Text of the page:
One significant site in Salem that seems to languish and may not get enough love is the Mount Crest Abbey Mausoleum in City View Cemetery. Designed by one of Oregon's most important architects, it is nevertheless off the beaten path.
The promise for the mausoleum was "a better way," more scientific and civilized.
|December 20th, 1913|
From the ad:
That we, in this twentieth century, are becoming broader and more progressive in our views, not only in respect to those things which concern life, but death, is indicated the growing sentiment in favor a more scientific way of burying our dead. This is quite as it should be, for we have much to learn from ancients to the disposition of the the remains of our loved ones, and who shall say that burying in the ground is more civilized than placing the dead in the boughs of trees, as the American Indians did before they adopted the ways of the white man? At least, out on the plains and in the depths of the untrod forests, the mortal remains were placed in more agreeable surroundings than under the ground exposed to the ravages of vermin and permitting the chemical decomposition with results directly at variance with the efforts of the living to place the bodies of the dead in decent, not to say luxurious, habiliments.The idea of a "community mausoleum," contrasted with the "private" and family mausoleums already existing down the hill in the Pioneer (Odd Fellows) Cemetery, and elsewhere around the country and world, seems to have been a new one. A trade article from 1929 suggests the idea arose in 1907, a half-decade before the planning would have started here. The community mausoleums were also, apparently, in many ways a new product line extension, and the writer of the piece "always believed that a cemetery was a business enterprise, not a philanthropic institution."
[A]ll dangers of contagion by the living visiting the burial place of the dead, as is the case in cemeteries are absolutely eliminated. Each crypt is equipped with drain pipes through which the gases are conducted to the disinfecting receptacle to to be purified before being released into the open air.
These beautiful mausoleums may, therefore, be visited as freely as desired, and in all kinds of weather.
They are sold just the same as real estate, title being given without taxes or assessments. The purchaser is given a key and permitted free access at all times, and from the sale of each compartment a certain amount is set aside to provide an annual income sufficient to maintain the building in first class condition.
|Ellis F. Lawrence - UO|
Curiously, the mausoleum is not included as a "local landmark" or is listed on the National Register. Though seven governors, many mayors, and lots of other local notables are interred here, officially the City of Salem does not seem to regard it as historically important. Perhaps City View Cemetery has not been interested in listing it. Either way, it's an interesting omission.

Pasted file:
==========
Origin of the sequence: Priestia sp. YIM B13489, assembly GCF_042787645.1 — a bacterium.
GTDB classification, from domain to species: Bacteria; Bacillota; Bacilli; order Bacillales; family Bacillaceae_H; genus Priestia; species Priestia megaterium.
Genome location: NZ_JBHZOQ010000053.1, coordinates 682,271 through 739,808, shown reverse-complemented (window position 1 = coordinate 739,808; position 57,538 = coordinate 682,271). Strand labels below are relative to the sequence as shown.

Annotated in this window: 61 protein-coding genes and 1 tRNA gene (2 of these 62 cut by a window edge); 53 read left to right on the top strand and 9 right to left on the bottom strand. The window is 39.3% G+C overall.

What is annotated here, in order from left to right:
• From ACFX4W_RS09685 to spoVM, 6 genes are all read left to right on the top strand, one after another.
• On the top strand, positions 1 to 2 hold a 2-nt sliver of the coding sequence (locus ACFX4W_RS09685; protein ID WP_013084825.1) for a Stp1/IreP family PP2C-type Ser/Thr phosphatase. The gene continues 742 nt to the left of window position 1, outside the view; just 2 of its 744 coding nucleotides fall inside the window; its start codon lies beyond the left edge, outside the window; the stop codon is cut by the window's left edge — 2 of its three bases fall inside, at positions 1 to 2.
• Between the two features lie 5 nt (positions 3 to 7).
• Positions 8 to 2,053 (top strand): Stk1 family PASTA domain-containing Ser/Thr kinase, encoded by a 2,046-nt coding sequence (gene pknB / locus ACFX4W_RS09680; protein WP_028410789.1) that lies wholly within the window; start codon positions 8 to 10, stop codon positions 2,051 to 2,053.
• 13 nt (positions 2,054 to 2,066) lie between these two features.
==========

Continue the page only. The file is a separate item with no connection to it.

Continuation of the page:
|Former Mayor and State Legislator Thomas Livesley|
is interred here in a large family crypt
Livesley Photo: Oregon State Library
|Povey Bros Glass?|
|Optimism: Plans for a Thousand Years|
Hon. H.L. Stevens, mayor of Salem, acted as chairman of the day and made the introductory remarks. After outlining the idea and purpose of the community mausoleum, Mr. Steeves went on to say that many people had a horror of the damp mouldering grave and that as a result modern people had copied from the ancients and yearly more mausoleums were being dedicated in all the principal cities of the United States.Recently you may have seen the story about the Eugene funeral home that offers a bamboo casket and tricycle hearse. It is interesting to see how funeral customs continue to evolve.
The famous mausoleums of antiquity are standing in a good state of preservation today, and although in those days their use was limited to royalty, the remains of the ancient kings were consigned to a much more sanitary resting place than the great majority of the present day dead. Modern mausoleums, however, are constructed to last as well as did the mausoleums of the ancients, and the prices charged for crypts are within the reach of the common people's pocketbooks.
There are many other 19th century cemeteries scattered around Marion and Polk counties. If you're out for a bike ride, pick one that is public and make a visit.
For the weekend, here's contemporary music from an American Original. "Decoration Day," the second movement, completed in 1912, of Charles Ives' Holidays Symphony.